Fr. Patrick Reardon (http://www.allsaintsorthodox.org/pastor/bio.php) recently sent a pastoral letter on how to vote to members of his parish. Since I am neither a member of his parish nor his diocese, I would normally ignore such things, except that this letter has been supported and forwarded to other Orthodox parishes. As a result, a concerned friend on facebook asked me for a resources on other Orthodox viewpoints. They then asked if I would allow them to share my response with others. Here it is. You may read Fr. Reardon's letter here on Touchstone and Fr. John Peck's blog. It exists on other websites as well, but it was, as far as I can tell, originally sent by email.
Dear friend, I need to think more about resources for your priest, since to be frank, I am not sure what would convince him out of his position. I do agree with him that we are accountable, that our decisions have grave consequences, and so like your priest and Fr. Reardon, I take voting seriously. I also think that our choices are not as clear as he, or Fr. Reardon, think. So, let me address Fr. Reardon's points.
First, he is absolutely correct that whatever we term 'rights' (a non-Orthodox way of addressing human flourishing, but it is the term he chooses), they derive from our dignity as persons made in the image of God. So yes, slavery is wrong despite the fact that the founding document of the U.S. does not say so. Yet he does not account for the fact that slavery has not always been condemned by either the Church, nor some of its most prestigious members. St. Gregory of Nyssa owned slaves, and upon his death, freed the males and gave the females to his sister Macrina's care in her monastery. While we can debate all we want the difference between U.S. chattel slavery and what happened in the Byzantine empire, the fact is that it was practiced by members of the Church. So, Fr. R treats as unambiguous a practice that has been historically ambiguous within his own ecclesial community.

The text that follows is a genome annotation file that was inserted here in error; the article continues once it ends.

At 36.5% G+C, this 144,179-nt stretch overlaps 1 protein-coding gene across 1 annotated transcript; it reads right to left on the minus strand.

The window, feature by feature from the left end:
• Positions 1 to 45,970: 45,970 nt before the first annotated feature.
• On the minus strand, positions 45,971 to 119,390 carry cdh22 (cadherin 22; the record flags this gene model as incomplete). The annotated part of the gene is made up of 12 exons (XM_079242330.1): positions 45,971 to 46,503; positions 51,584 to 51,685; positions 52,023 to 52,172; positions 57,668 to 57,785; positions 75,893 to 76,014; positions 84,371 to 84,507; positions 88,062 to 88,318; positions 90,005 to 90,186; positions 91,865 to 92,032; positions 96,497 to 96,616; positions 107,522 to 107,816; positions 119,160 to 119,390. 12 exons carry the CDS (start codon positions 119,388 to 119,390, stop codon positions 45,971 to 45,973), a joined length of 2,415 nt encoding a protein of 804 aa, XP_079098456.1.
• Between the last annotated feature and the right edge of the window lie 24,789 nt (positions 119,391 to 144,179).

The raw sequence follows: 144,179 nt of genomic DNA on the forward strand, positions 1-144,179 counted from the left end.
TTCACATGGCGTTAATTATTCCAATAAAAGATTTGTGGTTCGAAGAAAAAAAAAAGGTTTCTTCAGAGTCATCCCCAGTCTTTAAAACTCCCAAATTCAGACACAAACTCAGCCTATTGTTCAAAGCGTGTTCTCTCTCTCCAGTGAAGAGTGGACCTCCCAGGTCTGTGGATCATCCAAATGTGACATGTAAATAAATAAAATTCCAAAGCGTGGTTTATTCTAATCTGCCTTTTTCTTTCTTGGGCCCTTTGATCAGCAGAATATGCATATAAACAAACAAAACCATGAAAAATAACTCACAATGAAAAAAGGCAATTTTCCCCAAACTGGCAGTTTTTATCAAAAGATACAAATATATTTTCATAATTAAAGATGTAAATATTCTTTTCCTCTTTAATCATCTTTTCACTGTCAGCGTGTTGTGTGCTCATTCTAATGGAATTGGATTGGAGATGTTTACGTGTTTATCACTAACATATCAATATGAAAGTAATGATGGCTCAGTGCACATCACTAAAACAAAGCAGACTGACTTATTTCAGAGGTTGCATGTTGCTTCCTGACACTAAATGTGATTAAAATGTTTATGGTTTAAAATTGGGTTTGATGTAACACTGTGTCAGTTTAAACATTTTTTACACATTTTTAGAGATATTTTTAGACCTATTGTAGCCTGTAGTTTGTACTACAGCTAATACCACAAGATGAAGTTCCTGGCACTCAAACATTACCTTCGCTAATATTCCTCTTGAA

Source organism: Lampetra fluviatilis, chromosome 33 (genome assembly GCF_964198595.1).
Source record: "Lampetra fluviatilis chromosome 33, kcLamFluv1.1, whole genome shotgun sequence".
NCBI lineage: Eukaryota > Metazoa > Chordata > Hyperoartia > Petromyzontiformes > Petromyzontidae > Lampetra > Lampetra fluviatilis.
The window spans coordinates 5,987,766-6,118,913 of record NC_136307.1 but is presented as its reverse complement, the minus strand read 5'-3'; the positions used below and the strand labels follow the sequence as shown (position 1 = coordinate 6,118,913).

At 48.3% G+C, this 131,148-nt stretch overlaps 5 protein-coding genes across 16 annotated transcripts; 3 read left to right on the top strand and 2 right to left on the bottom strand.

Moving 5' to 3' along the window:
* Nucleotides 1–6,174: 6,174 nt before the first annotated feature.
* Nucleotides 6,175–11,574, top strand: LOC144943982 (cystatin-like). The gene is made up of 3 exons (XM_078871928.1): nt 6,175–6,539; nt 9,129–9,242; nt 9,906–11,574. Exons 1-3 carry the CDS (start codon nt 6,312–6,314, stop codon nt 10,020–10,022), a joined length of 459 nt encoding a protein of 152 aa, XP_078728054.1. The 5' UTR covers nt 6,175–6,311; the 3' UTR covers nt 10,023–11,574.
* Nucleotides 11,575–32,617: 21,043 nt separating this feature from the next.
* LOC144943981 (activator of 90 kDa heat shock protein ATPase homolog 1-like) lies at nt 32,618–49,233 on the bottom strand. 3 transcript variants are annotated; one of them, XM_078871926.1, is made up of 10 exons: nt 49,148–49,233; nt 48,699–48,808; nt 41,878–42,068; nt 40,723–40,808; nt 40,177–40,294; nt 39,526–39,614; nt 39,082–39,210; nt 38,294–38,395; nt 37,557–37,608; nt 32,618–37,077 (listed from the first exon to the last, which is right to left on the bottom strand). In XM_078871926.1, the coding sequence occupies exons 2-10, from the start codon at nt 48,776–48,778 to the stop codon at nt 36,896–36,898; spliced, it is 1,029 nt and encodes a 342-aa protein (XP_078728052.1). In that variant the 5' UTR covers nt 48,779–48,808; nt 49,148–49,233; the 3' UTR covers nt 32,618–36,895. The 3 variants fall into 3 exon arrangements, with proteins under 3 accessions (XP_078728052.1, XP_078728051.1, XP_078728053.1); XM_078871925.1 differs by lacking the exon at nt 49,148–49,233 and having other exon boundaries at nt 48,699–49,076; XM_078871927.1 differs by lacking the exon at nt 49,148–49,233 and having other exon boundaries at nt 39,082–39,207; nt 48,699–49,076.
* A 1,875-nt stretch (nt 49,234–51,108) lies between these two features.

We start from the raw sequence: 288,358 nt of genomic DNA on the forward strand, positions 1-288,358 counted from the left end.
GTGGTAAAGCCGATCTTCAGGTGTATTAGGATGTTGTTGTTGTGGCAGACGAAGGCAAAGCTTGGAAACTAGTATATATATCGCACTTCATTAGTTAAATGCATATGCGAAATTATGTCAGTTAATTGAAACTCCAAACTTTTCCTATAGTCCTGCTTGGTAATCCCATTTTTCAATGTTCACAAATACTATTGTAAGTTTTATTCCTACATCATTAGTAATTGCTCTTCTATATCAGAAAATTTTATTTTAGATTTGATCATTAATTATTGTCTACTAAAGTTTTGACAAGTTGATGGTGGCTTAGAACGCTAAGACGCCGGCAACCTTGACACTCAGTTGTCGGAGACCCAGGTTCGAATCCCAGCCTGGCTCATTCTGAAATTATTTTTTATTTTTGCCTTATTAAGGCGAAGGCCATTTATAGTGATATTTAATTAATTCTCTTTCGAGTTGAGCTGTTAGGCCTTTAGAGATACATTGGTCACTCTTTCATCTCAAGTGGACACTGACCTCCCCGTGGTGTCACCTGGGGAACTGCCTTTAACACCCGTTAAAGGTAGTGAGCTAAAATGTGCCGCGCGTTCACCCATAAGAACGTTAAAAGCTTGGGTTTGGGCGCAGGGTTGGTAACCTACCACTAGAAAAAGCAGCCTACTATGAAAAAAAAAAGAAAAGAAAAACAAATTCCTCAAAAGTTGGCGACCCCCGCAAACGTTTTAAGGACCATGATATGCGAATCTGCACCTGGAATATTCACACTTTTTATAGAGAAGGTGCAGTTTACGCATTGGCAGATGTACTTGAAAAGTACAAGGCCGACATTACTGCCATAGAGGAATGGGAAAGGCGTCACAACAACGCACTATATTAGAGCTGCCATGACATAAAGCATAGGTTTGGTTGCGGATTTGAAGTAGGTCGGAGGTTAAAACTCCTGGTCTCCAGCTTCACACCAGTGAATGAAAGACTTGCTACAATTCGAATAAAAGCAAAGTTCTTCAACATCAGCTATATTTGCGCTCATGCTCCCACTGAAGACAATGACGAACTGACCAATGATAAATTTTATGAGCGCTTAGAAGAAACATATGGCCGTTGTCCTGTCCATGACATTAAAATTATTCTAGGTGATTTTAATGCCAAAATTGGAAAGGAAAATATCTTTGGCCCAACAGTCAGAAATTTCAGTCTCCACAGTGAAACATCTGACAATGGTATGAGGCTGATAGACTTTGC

As to abortion, I agree with Fr. R. that the fetus is a valued human live. However, I am also of the opinion that criminalizing abortion does not reduce them. Rather, abortion is reduced through education, through the availability of contraception, through ensuring that children and their families are supported throughout their life. This has been statistically shown, repeatedly. A very well written article, that is quite political, can be read here: http://www.religiondispatches.org/archive/sexandgender/6501/barack_obam…. Criminalizing mothers whose bodies cannot carry to term a child, or for whom the birth of the child guarantees the loss of job, income, family, etc. is not a gracious or merciful response. And in the end, it does not guarantee the life of the child. Good social policies reduce abortion, not criminalization. So, while I agree with him regarding a principle, I disagree with his assumptions regarding how this principle is to be effectively implemented.
Further, to claim that an unborn child has a "right" to life even when its birth will claim the mother's life pits two "rights" against one another. This is, I think, unavoidable whether one uses the language of rights or not. The truth is, we live in a world where such decisions are inevitable, and must be made. They are difficult, painful, and should cause us grief. But they cannot be made by the law. And Fr. R gives no indication for how such a situation should be addressed. He offers no tools for discernment, perhaps because he believes we should not be allowed to discern at all in this situation.